How do you know if it will meter??

12991

macrumors member
Original poster
Feb 3, 2007
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robbieduncan

Moderator emeritus
Jul 24, 2002
24,597
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Harrogate
When you say meter do you really mean auto-focus? I'm a Canon user myself but my understanding is that the D40 will only auto-focus when the lens has a focus motor in it as Nikon decided to remove the motor and screw drive from the body.
 

12991

macrumors member
Original poster
Feb 3, 2007
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No, i meant meter...

Canon user, gosh

jk... but i meant meter
 

robbieduncan

Moderator emeritus
Jul 24, 2002
24,597
60
Harrogate
OK then. A very tiny amount of Google research gives a chart on this page which indicates which lenses will meter via the acronym in the lens name.

So, for example, the first lens you link to claims to be AF-D. A quick look at the chart shows it will meter.
 

12991

macrumors member
Original poster
Feb 3, 2007
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thanks... I googled it as well, but i couldnt find it. I guess every varying search brings different results
 

OreoCookie

macrumors 68030
Apr 14, 2001
2,680
69
Sendai, Japan
Except for the second lens, they will all meter. All autofocus lenses allow for metering while only very, very few manual focus lenses will do that on your body (e. g. the PC Nikkor).

Interestingly enough, except for the Sigma 50 mm, none of the other lenses are macro lenses! On the other hand, since you have a D40, you will need an internal focus motor of AF-S to be able to autofocus with that body.
 

ChrisA

macrumors G4
Jan 5, 2006
11,641
406
Redondo Beach, California
How do you know if a lens will meter with the Nikon D40...
Very simple answer: If the lens has electronic contacts on the mount it will meter with the D40. This means all autofocus types of lenses will meter.

The D40's problem is not with the meter. It is with auto-focus. The body lacks a motor and therefore can only autofocus with lenses that have their own built-in motor.

I use a very old manual focus 60mm macro lens. It does not meter with my D50. But then in a way it does because I can take a test shot and look at the histogram display. It's hard to think of a better light meter than a histogram. A lot of times I'll use a studio strobe system and there is no way other then full manual even with an AF-S lens. I simply set aperture for the DOF I want, the shutter depending on how much ambient light I want mixed in and then adjust the strobe power based on the histogram display.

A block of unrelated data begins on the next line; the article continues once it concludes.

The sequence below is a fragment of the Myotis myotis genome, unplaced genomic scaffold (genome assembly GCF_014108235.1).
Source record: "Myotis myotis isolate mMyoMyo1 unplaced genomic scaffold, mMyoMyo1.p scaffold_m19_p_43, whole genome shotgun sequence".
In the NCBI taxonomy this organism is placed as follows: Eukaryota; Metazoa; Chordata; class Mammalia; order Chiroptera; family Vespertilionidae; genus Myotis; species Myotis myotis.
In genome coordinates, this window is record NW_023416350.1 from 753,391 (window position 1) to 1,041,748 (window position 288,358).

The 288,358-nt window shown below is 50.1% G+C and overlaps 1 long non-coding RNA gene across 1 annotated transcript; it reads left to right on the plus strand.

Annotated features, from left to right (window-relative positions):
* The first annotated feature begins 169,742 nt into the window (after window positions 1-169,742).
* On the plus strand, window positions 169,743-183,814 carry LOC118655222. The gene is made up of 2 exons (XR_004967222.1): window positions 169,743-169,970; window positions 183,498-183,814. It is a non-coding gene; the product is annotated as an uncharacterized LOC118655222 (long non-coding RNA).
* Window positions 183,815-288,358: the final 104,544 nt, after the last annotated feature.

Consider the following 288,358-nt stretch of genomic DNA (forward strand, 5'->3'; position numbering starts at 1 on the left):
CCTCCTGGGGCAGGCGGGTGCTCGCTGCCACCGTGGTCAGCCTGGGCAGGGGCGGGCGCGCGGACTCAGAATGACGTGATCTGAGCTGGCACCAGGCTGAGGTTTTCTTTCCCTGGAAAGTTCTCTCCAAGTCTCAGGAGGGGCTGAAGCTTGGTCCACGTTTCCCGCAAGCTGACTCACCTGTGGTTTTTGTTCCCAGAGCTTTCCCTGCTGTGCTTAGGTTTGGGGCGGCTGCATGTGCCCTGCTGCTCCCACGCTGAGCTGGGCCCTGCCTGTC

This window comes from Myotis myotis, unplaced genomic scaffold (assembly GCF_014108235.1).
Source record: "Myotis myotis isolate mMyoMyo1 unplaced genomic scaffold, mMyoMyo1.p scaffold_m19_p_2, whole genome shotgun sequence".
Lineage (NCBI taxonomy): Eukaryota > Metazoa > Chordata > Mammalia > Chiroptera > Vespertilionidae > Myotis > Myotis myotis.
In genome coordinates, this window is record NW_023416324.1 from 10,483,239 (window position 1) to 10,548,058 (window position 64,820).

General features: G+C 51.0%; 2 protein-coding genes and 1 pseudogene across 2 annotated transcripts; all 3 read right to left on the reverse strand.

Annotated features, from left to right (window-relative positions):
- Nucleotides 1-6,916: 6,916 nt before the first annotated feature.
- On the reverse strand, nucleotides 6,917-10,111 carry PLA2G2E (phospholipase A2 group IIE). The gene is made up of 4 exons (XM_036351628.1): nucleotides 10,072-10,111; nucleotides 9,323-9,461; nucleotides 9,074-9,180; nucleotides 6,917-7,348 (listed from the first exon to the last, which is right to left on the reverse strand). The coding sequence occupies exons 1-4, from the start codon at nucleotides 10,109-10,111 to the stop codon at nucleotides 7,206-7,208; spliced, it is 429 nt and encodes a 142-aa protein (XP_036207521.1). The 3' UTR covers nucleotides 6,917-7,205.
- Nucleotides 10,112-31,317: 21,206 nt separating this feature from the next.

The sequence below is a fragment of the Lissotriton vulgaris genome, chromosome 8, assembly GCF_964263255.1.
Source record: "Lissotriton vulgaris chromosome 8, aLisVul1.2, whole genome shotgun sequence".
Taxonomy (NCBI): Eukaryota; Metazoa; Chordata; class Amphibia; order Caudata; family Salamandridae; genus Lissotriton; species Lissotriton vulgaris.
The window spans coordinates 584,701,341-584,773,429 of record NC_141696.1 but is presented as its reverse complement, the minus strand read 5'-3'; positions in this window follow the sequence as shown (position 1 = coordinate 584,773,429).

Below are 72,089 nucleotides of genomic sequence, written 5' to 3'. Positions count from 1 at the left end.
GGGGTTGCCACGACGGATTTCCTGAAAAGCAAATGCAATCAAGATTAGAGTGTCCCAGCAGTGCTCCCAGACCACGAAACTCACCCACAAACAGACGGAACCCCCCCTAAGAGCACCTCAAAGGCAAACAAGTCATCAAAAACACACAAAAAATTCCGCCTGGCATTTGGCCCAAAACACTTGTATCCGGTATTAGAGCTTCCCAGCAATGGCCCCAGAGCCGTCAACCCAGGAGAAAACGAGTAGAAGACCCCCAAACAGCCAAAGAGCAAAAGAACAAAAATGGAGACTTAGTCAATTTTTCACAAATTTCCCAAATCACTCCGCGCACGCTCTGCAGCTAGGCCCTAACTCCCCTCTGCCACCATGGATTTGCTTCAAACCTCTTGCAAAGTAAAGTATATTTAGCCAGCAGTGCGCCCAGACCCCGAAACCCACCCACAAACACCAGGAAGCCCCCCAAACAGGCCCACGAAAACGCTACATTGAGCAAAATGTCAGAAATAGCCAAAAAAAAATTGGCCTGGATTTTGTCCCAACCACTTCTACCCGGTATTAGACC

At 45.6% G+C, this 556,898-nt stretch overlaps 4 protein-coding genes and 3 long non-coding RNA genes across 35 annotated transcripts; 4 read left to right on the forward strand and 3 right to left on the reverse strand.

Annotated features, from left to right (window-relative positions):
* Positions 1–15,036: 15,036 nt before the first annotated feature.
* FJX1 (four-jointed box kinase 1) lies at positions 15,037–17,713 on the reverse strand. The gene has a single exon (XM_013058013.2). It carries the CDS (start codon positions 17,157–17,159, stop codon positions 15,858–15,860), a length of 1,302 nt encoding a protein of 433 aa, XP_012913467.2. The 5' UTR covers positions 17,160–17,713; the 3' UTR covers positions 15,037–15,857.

Digital Skunk

macrumors 604
Dec 23, 2006
7,855
354
In my imagination
All Nikon glass that is AF-S will meter. If it isn't AF-S it doesn't have an integrated motor and will not AF on the D40.

Metering will occur with any lens sans manual focusing ones that don't have the electronic contacts that connect them to the camera.
 

ChrisA

macrumors G4
Jan 5, 2006
11,641
406
Redondo Beach, California
Im currently buying a macro lens for my D40, and i was hoping to buy a cheaper model, as the ones specifically for the D40 are wayy too expensive.
None of those you listed are very good. They are all zoom lenses with a "macro" setting. This just means they will focus "close". What you want is a fixed foal length "prime" macro lens. Any Nikon lke this will be dead sharp with better resolution then the digital sensor can record. Nikon made these for years with manual focus then made many with autofocus. The MF lenses will sell used now for $100 or less. Any except the "pre AI" will work. Not many of those old early 1960's lenses still around and if you do find a pre AI lense it can be converted to AI, even DIY if you are very bave.

If cost is a real problem buy a et of diopters. These look like filters and screw on the lens. Many of these are poor quality but both Nikon and Canon make some good quality diaopters. I would recommend buying only those brands